I’m sorry for not posting my final two excursion reviews sooner but I had a root canal on Wednesday and then the pain med my dentist prescribed made me itch like a hooker after a busy weekend so there’s that. My poor tooth still isn’t speaking to me and is considering taking legal action to remove itself from my mouth completely. I don’t blame it. And no, I’m no longer taking the pain meds so don’t even blame this rambling on those itchy little bastards.
If you’re still here, I will be reviewing our snorkeling excursion in Belize. Belize is a tender port where you disembark from the cruise ship directly onto a smaller boat and they take you to the mainland or, in our case, directly to your excursion. On past cruises, my experience with tender ports has been that I can see land from the cruise ship even if we can’t just pull right up to it. I saw no land whatsoever, my husband insists he saw land. The Captain of our snorkel excursion boat later said the cruise ship was actually 10 miles away from Belize which leads me to conclude that my husband was wrong or has the eye sight of Krypto the Superdog. You will be expected to take sides on this later.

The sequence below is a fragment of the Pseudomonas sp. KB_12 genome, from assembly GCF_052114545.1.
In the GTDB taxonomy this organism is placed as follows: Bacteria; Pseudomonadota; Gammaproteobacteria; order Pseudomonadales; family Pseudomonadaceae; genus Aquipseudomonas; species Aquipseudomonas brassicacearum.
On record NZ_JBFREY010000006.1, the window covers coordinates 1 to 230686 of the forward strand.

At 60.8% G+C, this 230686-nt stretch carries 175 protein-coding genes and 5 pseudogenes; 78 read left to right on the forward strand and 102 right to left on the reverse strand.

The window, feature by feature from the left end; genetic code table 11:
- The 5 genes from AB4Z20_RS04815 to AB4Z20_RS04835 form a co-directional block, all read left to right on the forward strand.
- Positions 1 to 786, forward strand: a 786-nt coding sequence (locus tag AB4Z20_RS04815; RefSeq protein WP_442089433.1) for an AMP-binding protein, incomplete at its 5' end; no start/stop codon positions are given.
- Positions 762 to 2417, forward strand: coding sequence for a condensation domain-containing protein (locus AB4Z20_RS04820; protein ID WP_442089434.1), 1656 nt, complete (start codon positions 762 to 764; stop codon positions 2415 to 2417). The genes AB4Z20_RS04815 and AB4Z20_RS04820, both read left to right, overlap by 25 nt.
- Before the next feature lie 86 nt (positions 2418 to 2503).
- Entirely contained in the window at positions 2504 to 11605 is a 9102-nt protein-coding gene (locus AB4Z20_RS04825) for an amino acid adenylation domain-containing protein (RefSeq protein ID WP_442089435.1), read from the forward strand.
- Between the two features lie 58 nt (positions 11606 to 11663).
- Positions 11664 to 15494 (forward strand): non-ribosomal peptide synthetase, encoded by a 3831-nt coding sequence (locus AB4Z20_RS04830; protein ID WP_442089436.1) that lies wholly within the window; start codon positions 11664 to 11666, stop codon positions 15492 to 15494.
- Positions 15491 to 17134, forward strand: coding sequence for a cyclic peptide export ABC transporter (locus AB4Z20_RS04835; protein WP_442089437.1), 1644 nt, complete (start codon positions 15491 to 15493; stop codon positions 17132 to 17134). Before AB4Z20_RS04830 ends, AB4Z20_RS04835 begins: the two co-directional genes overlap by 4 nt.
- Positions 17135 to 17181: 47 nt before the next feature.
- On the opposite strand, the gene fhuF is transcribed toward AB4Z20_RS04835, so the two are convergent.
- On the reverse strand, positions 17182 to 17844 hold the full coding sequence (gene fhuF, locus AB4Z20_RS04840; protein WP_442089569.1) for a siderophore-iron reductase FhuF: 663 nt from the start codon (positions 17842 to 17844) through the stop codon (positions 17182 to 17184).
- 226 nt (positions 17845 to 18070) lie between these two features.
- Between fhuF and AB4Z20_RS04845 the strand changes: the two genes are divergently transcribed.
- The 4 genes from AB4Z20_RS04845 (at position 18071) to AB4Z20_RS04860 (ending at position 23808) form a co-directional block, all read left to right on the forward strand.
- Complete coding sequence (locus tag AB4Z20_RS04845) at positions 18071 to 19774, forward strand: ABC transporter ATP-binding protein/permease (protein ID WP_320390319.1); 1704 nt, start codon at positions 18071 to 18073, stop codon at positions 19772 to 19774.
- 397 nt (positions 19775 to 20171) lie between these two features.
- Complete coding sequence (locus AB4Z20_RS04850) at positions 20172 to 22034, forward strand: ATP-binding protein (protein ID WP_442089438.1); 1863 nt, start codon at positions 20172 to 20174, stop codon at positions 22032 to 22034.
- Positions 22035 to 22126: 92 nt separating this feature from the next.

We had scheduled an excursion to snorkel the Barrier Reef through Carnival. We would tender off the cruise ship directly onto the boat that would take us to the private island. Our excursion wasn’t scheduled to start until around 10:30 a.m., I believe, so we got to sleep in. As we were getting ready, my husband went to the dining room designated as our rendezvous point and was informed that the earlier excursion had been cancelled due to rough seas and that ours would probably also be cancelled. At the very last minute, we were told our excursion was still on.
Some of you know me well enough by now that you know I was already thinking “It must be really bad out there if the first tour was cancelled!”, “Why did this tour company agree to take us out when the seas are this unsafe?”, “What kind of ragtag group of pirates is this?”, and finally, “Fuck, I’m going to end up on a real life Gilligan’s Island!” The Gilligan’s Island scenario was actually the most positive one in my head at that time.